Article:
“God and country” used to serve as shorthand for a set of shared American values such as pride in the nation and religious observance—values many people assumed were immutable. But as a recent Wall Street Journal/NBC News poll found, patriotism and religion, along with having children, are now far less appealing to Americans than they used to be.
Twenty-one years ago, when asked what was important to them, “strong majorities picked the principles of hard work, patriotism, commitment to religion, and the goal of having children,” the poll found. Today, by contrast, patriotism is down nine percentage points, religion is down 12 points, and having children is down 16 percentage points.
The generational differences with regard to these values are especially stark. According to the survey, while 80 percent of Americans age 55 and older say patriotism is important, only 42 percent of Americans ages 18–38 say the same. “Two-thirds of the older group cited religion as very important,” the pollsters report, “compared with fewer than one-third of the younger group.” The greatest generational divide on values exists among Democrats: “Democrats over age 50 were more in line with those of younger Republicans than with younger members of their own party,” the survey found, which will not surprise those who have followed the antics of the young, progressive Democratic “squad” of congresswomen in the House of Representatives who frequently spar with their elders.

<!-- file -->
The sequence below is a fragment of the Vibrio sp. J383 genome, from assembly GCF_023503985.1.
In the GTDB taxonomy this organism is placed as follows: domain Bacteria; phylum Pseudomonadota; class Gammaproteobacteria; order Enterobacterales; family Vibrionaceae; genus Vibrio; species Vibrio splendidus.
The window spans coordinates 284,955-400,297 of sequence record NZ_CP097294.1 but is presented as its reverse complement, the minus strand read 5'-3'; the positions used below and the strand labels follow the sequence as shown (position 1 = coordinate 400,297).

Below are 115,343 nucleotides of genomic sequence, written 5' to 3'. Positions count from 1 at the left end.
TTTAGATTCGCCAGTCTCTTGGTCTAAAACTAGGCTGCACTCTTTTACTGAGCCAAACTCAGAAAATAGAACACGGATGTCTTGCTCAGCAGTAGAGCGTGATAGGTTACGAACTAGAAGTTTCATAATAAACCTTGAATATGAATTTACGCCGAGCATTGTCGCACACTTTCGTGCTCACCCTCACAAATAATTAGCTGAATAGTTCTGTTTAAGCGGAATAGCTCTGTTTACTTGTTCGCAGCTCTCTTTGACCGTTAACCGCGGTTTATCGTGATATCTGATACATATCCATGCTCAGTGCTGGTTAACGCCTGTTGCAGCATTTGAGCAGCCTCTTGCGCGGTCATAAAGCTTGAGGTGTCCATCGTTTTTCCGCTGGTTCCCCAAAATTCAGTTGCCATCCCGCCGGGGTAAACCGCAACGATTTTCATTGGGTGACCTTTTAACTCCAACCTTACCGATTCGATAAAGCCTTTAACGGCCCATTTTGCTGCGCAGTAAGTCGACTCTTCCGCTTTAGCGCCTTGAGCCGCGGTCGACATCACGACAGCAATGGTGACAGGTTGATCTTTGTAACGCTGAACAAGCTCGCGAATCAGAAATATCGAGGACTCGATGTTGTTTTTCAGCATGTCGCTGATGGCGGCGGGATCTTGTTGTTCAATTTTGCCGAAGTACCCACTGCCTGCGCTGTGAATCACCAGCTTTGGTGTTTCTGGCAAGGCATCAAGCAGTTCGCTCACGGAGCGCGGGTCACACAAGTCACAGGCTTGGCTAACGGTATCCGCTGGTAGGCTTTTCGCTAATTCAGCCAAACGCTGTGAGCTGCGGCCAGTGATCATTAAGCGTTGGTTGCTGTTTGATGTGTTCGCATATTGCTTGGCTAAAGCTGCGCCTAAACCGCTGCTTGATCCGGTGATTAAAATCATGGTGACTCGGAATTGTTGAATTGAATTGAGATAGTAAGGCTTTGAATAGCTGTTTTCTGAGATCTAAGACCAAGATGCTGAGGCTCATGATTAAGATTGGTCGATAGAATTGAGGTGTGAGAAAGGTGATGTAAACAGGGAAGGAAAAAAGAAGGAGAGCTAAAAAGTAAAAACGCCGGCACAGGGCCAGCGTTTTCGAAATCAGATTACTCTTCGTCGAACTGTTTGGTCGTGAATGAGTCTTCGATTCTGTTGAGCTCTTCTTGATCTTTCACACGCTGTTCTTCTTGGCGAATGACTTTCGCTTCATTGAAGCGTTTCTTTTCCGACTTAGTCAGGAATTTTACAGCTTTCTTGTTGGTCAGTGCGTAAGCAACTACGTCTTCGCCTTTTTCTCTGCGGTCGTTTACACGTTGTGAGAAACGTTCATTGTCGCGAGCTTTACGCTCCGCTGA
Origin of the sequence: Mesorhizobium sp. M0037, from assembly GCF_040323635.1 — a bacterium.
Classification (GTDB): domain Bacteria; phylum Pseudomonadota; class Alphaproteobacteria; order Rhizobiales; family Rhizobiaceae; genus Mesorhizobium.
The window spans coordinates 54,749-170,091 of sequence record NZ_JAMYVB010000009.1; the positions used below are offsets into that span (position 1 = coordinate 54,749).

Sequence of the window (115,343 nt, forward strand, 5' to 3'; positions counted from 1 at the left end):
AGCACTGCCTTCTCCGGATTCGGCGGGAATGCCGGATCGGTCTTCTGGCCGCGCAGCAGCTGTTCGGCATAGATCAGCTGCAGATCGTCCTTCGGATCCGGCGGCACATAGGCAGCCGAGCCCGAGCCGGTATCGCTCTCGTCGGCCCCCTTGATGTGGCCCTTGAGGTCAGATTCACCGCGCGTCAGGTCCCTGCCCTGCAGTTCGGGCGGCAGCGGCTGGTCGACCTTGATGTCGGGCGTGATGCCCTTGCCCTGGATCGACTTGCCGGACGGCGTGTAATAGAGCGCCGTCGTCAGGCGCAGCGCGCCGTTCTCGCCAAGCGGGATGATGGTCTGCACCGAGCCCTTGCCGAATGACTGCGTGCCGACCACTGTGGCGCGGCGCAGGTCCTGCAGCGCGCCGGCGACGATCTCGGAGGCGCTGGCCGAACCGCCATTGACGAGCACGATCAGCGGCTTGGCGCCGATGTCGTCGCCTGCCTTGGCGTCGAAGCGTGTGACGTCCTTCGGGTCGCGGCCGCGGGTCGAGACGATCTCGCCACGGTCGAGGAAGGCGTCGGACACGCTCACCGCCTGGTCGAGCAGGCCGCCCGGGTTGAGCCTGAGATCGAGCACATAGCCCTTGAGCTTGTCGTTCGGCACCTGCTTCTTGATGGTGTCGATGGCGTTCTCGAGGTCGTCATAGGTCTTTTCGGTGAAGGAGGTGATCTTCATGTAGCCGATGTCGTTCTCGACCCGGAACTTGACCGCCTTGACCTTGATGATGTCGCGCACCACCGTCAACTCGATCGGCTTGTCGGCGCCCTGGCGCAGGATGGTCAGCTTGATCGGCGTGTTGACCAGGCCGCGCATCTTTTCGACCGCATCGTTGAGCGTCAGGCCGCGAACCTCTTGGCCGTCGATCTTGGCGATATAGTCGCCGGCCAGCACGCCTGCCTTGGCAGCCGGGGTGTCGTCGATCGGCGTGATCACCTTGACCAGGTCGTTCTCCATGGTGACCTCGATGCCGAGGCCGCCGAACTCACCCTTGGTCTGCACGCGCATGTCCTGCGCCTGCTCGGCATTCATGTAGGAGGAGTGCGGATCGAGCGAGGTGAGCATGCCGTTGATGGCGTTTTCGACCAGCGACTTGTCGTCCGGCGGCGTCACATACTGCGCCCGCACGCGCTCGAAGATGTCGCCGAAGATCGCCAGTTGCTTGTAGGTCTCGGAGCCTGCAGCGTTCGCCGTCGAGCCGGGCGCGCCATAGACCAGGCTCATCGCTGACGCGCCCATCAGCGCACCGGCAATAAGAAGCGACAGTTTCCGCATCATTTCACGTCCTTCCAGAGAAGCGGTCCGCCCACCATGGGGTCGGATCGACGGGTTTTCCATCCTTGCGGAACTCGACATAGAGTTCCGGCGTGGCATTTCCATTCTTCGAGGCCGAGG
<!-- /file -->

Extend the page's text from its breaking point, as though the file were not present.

Some of this shift in values can be attributed to the ongoing decline in trust in institutions, especially government. In July, Pew Research released data showing that 75 percent of Americans believe that faith in the federal government has been declining, and 70 percent believe that Americans’ low trust in one another has made it more difficult to solve the country’s problems.